October 20, 2004: Letters
Letter Box Online
PAW welcomes letters. We may edit them for length,
accuracy, clarity, and civility.
Steven Simon *83 displays a deep bias and a poor grasp of the facts. (A Moment With, Sept. 15).
Neither the President nor anyone in his administration has ever said that the war against al-Qaida would be won in 30 days, that the war in Iraq would be won in 30 days, or that conquering Iraq equaled conquering al-Qaida — three false claims that Simon conflates in his statement that the administration “said this war was going to be won in 30 days by attacking Iraq and conquering it.” On the contrary, the president has repeatedly said that the war on terror would be long and difficult.
On the subject of offending Muslims: The word “crusade” has had a non-religious connotation and has been used in predominantly nonreligious contexts for a long time; it is a natural word to use for undertakings like fighting diseases, social problems, or far-flung organizations bent on destroying us. President Bush used this word once early on, and refrained from using it again after being reminded of its older religious connotation.
On “fostering the idea that the United States is at war with a particular religion”: The president has gone out of his way to point out that this is not the case, but that we are at war with a particular group of Muslims who have declared war on us. I guess Simon doesn’t believe this, or feels that simply by virtue of being Muslims, the terrorists attacking us should get a pass. He turns reality on its head by ignoring the fact that it is al-Qaida that invokes its religion as a justification for attacking us.
Finally, if we are to base our foreign policy and national-security decisions solely on what some group finds “deeply repulsive and a moral affront,” rather than our own assessment of what is in our national interest, then our course is simple: We should just ask al-Qaida what we should do to make them happy, and then do it. This also seems to be what would make Simon happy. Unfortunately, the only thing that would make al-Qaida happy is for the United States to disappear from the face of the earth.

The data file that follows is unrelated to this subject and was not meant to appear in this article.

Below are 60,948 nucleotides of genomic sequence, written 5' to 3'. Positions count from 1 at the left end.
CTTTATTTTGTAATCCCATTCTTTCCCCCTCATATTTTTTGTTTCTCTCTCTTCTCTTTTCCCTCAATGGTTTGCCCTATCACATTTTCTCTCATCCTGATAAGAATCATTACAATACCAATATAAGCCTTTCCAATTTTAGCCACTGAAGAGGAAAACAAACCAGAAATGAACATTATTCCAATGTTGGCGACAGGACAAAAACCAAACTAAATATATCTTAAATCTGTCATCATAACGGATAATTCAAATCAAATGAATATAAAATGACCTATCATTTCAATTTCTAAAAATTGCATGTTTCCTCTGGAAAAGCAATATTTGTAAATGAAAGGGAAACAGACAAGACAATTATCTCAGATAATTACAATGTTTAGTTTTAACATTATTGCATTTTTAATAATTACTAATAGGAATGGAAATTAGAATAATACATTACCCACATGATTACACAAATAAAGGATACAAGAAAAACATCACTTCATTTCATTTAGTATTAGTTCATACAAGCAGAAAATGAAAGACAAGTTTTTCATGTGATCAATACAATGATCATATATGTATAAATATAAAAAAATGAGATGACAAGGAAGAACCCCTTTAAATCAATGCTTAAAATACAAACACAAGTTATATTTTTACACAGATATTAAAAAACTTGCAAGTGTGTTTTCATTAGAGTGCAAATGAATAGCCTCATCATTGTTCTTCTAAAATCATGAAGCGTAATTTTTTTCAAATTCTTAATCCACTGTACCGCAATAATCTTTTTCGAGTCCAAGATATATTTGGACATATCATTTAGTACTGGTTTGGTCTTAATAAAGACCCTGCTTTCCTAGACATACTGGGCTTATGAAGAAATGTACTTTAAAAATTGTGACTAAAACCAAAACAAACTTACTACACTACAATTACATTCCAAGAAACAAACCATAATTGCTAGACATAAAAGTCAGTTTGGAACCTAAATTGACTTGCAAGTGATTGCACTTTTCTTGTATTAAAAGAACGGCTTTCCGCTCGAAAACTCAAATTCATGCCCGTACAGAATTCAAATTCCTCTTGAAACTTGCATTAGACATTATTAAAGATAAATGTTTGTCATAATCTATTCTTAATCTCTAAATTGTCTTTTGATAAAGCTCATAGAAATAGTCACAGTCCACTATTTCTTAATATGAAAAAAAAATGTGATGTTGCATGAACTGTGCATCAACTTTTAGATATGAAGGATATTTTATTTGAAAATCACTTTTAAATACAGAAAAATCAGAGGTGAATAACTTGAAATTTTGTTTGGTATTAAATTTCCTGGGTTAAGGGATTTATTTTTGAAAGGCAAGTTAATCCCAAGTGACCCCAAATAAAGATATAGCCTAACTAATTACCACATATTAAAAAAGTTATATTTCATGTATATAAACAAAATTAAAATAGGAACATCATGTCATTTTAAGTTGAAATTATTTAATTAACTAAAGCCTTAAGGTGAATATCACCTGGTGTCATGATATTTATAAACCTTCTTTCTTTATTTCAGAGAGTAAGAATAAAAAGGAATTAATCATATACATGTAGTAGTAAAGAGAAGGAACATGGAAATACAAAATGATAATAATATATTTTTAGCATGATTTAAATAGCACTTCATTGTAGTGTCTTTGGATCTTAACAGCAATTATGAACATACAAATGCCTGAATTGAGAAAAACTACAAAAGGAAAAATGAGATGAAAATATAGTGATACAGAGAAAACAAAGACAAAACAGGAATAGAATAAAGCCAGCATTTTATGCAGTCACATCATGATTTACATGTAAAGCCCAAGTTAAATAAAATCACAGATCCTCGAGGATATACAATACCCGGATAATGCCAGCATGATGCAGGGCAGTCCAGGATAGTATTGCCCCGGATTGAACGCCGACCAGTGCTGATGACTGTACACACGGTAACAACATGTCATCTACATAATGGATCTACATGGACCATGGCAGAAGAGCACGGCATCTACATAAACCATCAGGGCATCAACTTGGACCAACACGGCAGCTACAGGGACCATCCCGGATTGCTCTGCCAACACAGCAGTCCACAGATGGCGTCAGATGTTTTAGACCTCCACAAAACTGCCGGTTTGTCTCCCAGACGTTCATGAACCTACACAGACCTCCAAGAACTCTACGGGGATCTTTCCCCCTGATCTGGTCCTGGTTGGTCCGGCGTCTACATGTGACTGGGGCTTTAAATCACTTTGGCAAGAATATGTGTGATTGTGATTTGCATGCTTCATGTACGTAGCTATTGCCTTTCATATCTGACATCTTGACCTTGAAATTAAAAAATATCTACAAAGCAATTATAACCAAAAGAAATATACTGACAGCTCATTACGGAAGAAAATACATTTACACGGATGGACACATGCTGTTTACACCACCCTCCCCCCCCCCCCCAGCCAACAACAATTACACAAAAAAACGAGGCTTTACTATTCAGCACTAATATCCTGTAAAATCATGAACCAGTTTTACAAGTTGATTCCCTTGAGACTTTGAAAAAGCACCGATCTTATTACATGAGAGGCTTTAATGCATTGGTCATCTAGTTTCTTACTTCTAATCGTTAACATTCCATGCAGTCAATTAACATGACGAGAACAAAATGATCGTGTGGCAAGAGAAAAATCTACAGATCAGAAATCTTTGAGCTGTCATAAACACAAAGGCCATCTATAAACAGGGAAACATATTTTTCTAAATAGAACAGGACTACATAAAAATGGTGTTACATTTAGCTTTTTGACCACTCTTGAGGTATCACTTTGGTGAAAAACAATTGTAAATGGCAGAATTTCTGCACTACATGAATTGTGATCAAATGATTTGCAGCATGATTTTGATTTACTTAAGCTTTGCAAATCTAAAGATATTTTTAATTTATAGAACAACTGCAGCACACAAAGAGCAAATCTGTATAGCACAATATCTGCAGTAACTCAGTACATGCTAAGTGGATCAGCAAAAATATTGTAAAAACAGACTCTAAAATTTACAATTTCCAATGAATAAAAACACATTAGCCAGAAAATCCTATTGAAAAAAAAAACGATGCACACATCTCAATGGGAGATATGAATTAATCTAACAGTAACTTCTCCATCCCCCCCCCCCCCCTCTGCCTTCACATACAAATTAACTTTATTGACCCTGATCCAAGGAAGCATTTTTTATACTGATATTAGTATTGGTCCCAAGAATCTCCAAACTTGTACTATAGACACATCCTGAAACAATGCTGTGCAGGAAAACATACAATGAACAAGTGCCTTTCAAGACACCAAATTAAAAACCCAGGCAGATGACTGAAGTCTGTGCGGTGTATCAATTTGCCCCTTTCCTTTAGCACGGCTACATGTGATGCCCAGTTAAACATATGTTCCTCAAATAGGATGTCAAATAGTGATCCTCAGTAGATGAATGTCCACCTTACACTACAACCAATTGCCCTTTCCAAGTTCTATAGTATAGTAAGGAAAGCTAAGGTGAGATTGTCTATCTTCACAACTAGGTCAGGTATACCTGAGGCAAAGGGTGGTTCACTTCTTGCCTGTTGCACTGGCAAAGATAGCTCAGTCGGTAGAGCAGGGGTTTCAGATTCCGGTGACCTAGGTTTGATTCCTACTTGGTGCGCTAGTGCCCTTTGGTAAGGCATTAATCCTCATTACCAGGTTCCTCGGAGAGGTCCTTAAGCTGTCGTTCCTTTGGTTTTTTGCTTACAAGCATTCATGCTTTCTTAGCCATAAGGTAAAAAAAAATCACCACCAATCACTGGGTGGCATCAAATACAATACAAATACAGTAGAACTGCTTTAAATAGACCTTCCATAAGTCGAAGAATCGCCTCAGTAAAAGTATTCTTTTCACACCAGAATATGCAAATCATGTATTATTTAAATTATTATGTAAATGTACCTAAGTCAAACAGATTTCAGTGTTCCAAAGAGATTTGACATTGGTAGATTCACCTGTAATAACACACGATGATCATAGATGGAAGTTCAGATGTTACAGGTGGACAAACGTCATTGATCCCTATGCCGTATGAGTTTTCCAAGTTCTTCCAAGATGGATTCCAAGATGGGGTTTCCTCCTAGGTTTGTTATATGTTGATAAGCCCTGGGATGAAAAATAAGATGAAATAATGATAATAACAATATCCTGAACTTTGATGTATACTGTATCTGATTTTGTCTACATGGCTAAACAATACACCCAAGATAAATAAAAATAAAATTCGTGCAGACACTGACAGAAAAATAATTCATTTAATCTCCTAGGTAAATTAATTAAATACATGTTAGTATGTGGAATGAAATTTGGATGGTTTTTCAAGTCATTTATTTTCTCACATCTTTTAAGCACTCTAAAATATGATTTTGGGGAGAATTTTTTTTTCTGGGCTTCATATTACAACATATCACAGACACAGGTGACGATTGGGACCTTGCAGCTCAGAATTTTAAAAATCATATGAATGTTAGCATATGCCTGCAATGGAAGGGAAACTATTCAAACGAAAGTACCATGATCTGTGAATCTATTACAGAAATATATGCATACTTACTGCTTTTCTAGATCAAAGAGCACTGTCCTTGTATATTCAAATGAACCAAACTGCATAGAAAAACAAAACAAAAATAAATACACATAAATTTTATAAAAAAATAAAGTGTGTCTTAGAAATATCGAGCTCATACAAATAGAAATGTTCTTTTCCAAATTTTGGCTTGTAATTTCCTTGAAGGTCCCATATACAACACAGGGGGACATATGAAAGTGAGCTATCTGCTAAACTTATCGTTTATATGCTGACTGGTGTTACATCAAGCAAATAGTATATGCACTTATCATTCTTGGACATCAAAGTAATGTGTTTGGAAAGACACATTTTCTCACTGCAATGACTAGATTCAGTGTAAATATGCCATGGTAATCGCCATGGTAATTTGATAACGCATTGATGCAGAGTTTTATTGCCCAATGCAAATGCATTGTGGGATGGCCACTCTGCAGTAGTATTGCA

However, it should gratify Simon that al-Qaida and its sympathizers in the U.S. and abroad have waged a very effective PR war in turning every perceived religious and cultural slight against us, while pursuing their own ends ruthlessly.
Craig Moberg ’83
I’m David Gardner ’69’s sister and just read the beautifully crafted article (cover story, Sept. 15) on my brother and his legacy. You did a lovely job capturing his spirit and talent. David passed his love for magic onto his adoring and adored nieces and nephews as well as everyone who ever watched him perform.
We visited the campus in April 2004 for the dedication of the Magic Project, which helped our children understand why David was so smitten by Princeton!
Lynn’s gift will clearly continue to add magic to the institution that my brother so loved.
Cindy Gardner Bruml
Walter Morse ’42’s letter (Sept. 15) regarding the draft and military service included ideas with which I agree, and ideas with which I decidedly do not. That’s fine.
It also includes the statement that “it should be noted that President Nixon succeeded in ending the [Vietnam] war.”
• Richard Nixon was elected, partially on the basis of “a secret plan to end the war,” in November 1968.
• My own Army tour of Saigon began in October 1971, 35 months later.
• President Nixon left office rather hurriedly Aug. 9, 1974, after 66 months.
• One of Gerald Ford’s most wrenching speeches as president, on the subject of the war in Vietnam and Cambodia, was made April 10, 1975.
• Saigon fell to the North Vietnamese April 30, 1975.
• The final American military deaths commemorated on the Vietnam Veterans Memorial took place May 15, 1975.
Gregg Lange ’70
Excuse me, Mr. Morse. Did you really start the second paragraph with “Without going into the reasons for ‘escalation of the war’ in Vietnam ...”? As a lawyer, you should know that motive is a key element in convicting someone for a crime!